19. Clinical trials of sildenafil citrate (Viagra) demonstrate no increase in risk of myocardial infarction and cardiovascular death compared with placebo.

    PubMed

    Mittleman, M A; Glasser, D B; Orazem, J

    2003-09-01

    We pooled data regarding myocardial infarction (MI) and cardiovascular death from more than 120 clinical trials of sildenafil citrate (Viagra) conducted from 1993 to 2001. During placebo-controlled trials, the rate of MI or cardiovascular death was 0.91 (95% CI: 0.52-1.48) per 100 person-years (PY) of follow-up among sildenafil-treated patients compared with 0.84 (95% CI: 0.39-1.60) per 100 PY of follow-up among placebo-treated patients. The relative risk of MI or cardiovascular death was 1.08 (95% CI: 0.45-2.77) for sildenafil compared with placebo (p = 0.88). During open-label studies, the rate of MI or cardiovascular death was 0.56 (95% CI: 0.44-0.72) per 100 PY of follow-up. This analysis showed that the rates of MI and cardiovascular death were low and comparable between men treated with sildenafil and those treated with placebo. The use of sildenafil was not associated with an increase in the risk of MI or cardiovascular death. PMID:14529061

  20. Effect of Metformin Treatment on Lipoprotein Subfractions in Non-Diabetic Patients with Acute Myocardial Infarction: A Glycometabolic Intervention as Adjunct to Primary Coronary Intervention in ST Elevation Myocardial Infarction (GIPS-III) Trial

    PubMed Central

    Eppinga, Ruben N.; Hartman, Minke H. T.; van Veldhuisen, Dirk J.; Lexis, Chris P. H.; Connelly, Margery A.; Lipsic, Erik; van der Horst, Iwan C. C.; van der Harst, Pim; Dullaart, Robin P. F.

    2016-01-01

    Objective Metformin affects low density lipoprotein (LDL) and high density (HDL) subfractions in the context of impaired glucose tolerance, but its effects in the setting of acute myocardial infarction (MI) are unknown. We determined whether metformin administration affects lipoprotein subfractions 4 months after ST-segment elevation MI (STEMI). Second, we assessed associations of lipoprotein subfractions with left ventricular ejection fraction (LVEF) and infarct size 4 months after STEMI. Methods 371 participants without known diabetes participating in the GIPS-III trial, a placebo controlled, double-blind randomized trial studying the effect of metformin (500 mg bid) during 4 months after primary percutaneous coronary intervention for STEMI were included of whom 317 completed follow-up (clinicaltrial.gov Identifier: NCT01217307). Lipoprotein subfractions were measured using nuclear magnetic resonance spectroscopy at presentation, 24 hours and 4 months after STEMI. (Apo)lipoprotein measures were obtained during acute STEMI and 4 months post-STEMI. LVEF and infarct size were measured by cardiac magnetic resonance imaging. Results Metformin treatment slightly decreased LDL cholesterol levels (adjusted P = 0.01), whereas apoB remained unchanged. Large LDL particles and LDL size were also decreased after metformin treatment (adjusted P<0.001). After adjustment for covariates, increased small HDL particles at 24 hours after STEMI predicted higher LVEF (P = 0.005). In addition, increased medium-sized VLDL particles at the same time point predicted a smaller infarct size (P<0.001). Conclusion LDL cholesterol and large LDL particles were decreased during 4 months treatment with metformin started early after MI. Higher small HDL and medium VLDL particle concentrations are associated with favorable LVEF and infarct size. PMID:26808474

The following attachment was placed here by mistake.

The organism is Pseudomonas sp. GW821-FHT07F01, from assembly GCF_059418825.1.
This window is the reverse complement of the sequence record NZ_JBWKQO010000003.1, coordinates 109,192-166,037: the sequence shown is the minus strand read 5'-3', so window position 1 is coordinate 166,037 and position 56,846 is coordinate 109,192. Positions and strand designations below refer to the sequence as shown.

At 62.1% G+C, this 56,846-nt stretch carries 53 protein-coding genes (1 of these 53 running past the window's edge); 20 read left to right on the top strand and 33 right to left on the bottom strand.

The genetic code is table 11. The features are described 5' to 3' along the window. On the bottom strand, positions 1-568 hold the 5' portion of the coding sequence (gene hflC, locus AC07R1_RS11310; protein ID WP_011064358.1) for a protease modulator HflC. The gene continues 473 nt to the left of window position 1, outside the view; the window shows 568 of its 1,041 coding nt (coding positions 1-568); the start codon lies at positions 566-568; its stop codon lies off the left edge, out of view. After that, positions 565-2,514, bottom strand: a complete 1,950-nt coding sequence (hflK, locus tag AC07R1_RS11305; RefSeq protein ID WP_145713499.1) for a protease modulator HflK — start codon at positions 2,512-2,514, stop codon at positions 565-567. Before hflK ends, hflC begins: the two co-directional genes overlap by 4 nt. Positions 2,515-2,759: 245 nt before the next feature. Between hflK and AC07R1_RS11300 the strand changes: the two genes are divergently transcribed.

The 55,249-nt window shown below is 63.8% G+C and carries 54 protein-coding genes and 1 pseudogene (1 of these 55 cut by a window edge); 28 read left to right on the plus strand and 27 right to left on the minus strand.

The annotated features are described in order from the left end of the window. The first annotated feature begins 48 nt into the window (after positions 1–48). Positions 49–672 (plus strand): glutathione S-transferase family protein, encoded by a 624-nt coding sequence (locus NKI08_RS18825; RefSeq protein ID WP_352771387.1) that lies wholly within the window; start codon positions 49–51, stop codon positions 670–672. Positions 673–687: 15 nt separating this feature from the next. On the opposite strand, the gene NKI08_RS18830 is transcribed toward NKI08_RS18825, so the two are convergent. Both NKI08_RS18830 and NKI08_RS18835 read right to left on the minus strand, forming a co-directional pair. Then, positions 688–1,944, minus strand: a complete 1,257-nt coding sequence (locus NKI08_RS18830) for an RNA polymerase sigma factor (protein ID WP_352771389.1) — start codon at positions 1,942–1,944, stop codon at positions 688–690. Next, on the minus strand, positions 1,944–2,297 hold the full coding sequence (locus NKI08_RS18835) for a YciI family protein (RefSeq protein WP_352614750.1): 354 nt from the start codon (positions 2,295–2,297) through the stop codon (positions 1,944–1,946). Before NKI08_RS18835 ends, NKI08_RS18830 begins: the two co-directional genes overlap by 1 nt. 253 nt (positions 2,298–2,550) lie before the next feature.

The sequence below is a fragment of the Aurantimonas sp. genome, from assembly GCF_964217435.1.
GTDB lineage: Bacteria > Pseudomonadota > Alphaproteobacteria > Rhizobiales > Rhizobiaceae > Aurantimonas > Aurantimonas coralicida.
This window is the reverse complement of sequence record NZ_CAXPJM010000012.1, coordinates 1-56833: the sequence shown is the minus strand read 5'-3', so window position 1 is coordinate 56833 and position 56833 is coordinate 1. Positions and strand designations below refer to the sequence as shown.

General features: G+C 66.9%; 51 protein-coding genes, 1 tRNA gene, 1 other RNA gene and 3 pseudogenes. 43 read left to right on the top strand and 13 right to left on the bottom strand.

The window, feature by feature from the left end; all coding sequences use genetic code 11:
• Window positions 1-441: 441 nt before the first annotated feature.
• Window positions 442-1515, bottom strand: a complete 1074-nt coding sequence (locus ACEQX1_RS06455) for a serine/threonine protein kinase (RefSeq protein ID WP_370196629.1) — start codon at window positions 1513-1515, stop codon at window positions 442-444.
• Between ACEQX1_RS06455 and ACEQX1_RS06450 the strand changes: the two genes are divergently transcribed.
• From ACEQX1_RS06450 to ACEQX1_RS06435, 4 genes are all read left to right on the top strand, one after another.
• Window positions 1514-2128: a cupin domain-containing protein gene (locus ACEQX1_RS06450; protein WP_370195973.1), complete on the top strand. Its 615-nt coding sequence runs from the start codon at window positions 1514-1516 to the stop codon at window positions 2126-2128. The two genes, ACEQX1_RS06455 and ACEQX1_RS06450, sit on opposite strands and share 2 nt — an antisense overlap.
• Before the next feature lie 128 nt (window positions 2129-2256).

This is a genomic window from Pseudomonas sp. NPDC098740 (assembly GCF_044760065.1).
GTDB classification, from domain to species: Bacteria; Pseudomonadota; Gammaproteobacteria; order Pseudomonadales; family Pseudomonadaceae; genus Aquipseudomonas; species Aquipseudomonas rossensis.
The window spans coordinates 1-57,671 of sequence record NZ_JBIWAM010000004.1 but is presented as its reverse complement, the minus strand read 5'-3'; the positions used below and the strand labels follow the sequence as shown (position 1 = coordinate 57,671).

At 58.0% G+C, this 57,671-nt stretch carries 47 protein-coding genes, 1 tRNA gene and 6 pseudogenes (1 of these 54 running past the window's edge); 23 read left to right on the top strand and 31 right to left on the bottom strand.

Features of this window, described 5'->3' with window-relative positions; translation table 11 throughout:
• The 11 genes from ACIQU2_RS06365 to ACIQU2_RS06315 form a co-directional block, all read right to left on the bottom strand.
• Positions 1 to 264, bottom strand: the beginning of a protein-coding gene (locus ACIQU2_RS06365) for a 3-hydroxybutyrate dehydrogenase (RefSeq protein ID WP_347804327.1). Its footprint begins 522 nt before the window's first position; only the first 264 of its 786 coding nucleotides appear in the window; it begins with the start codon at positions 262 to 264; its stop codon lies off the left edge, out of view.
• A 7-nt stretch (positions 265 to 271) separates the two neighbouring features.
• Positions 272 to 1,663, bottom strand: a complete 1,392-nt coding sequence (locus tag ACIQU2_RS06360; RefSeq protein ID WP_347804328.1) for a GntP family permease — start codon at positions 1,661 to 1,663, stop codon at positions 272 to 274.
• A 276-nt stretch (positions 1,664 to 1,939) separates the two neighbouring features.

1. Acute myocardial infarction

    PubMed Central

    Domes, Trustin; Szafran, Olga; Bilous, Cheryl; Olson, Odell; Spooner, G. Richard

    2006-01-01

    OBJECTIVE To assess the quality of care of acute myocardial infarction (AMI) in a rural health region. DESIGN Clinical audit employing multiple explicit criteria of care elements for emergency department and in-hospital AMI management. The audit was conducted using retrospective chart review. SETTING Twelve acute care health centres and hospitals in the East Central Health Region, a rural health region in Alberta, where medical and surgical services are provided almost entirely by family physicians. PARTICIPANTS Hospital inpatients with a confirmed discharge diagnosis of AMI (ICD-9-CM codes 410.xx) during the period April 1, 2001, to March 31, 2002, were included (177 confirmed cases). MAIN OUTCOME MEASURES Quality of AMI care was assessed using guidelines from the American College of Cardiology and the American Heart Association and the Canadian Cardiovascular Outcomes Research Team and Canadian Cardiovascular Society. Quality of care indicators at three stages of patient care were assessed: at initial recognition and AMI management in the emergency department, during in-hospital AMI management, and at preparation for discharge from hospital. RESULTS In the emergency department, the quality of care was high for most procedural and therapeutic audit elements, with the exception of rapid electrocardiography, urinalysis, and provision of nitroglycerin and morphine. Average door-to-needle time for thrombolysis was 102.5 minutes. The quality of in-hospital care was high for most elements, but low for nitroglycerin and angiotensin-converting enzyme (ACE) inhibitors, daily electrocardiography, and counseling regarding smoking cessation and diet. Few patients received counseling for lifestyle changes at hospital discharge. Male and younger patients were treated more aggressively than female and older patients. Sites that used care protocols achieved better results in initial AMI management than sites that did not. Stress testing was not readily available in the rural